Fast-food workers in Denmark Can Make $45,000 a Year

Staff Writer
It’s not unusual for fast-food workers in Denmark to make $20 an hour, double the average American fast-food worker’s wage
Fast-food workers in Denmark Can Make $45,000 a Year

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There’s a huge difference in the standard of living between American fast-food workers and in those in Denmark.

In America, fast-food workers are fighting for living wages to improve their quality of life and the average $10 an hour paycheck, but in Denmark, fast-food workers live fairly comfortably with, at minimum, a $20 per hour average hourly wage.

In a recent Reuters blog post, a woman wrote about her $21-per-hour wages at a McDonald’s in Denmark. According to the blog post, fast-food workers in her country are unionized and enjoy five weeks’ vacation in addition to double the salary of the average American fast-food worker. The woman also stated that in Denmark, most fast-food workers are students or young people looking to earn money to pay off debt while attending school. But in America, most fast-food workers are past high school or college age, and an average of 30 percent of fast-food workers are trying to support their children.

The difference between the average compensation for American and Danish fast-food workers is startling. But is it possible for Americans to catch up? Analysts say it’s difficult to tell.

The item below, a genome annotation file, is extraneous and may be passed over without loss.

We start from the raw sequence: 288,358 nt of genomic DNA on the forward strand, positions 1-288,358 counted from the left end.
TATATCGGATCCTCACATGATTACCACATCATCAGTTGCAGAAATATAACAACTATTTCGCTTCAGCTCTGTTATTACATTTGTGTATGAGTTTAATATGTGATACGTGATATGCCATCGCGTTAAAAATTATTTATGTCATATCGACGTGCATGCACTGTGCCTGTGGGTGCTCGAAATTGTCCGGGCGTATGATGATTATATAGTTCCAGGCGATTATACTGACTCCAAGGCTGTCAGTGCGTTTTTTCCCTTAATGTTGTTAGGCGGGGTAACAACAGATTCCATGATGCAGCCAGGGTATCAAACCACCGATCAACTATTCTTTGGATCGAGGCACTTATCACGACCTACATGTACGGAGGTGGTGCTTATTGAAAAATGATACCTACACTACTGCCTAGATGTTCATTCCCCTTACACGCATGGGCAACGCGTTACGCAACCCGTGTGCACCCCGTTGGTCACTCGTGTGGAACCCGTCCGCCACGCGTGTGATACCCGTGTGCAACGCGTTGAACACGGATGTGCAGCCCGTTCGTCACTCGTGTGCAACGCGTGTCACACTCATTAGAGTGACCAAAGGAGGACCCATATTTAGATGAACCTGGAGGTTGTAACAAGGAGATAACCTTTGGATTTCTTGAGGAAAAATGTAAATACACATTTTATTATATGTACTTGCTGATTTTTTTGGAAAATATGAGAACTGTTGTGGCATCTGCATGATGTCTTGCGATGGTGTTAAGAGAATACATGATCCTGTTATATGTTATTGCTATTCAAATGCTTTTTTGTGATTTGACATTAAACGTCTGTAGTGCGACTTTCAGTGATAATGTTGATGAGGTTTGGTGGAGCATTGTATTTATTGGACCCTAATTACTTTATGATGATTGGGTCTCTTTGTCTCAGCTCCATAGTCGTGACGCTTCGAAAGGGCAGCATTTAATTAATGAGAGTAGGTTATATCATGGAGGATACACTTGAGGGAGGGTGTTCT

“Trying to compare the business and labor practices in Denmark and the U.S. is like comparing apples to autos,” Steve Caldeira, president of the International Franchise Association, a group based in Washington that promotes franchising and has many fast-food companies as members, told The New York Times.

Denmark is a small country with a 30-percent higher cost of living than America, but even adjusted for inflationary differences, Danish workers earn the equivalent of 3.4 Big Macs an hour, while Americans earn 1.8. Also, even though the tiny country has no minimum wage law, according to the unions, the lowest wage a salaried food worker can earn is $20 per hour.

“We don’t want there to be a big difference between the richest and poorest, because poor people would just get really poor,” Martin Drescher, the general manager of airport restaurants operator HMSHost Denmark, told The New York Times. “We don’t want people living on the streets. If that happens, we consider that we as a society have failed.”

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Joanna Fantozzi is an Associate Editor with The Daily Meal. Follow her on Twitter @JoannaFantozzi

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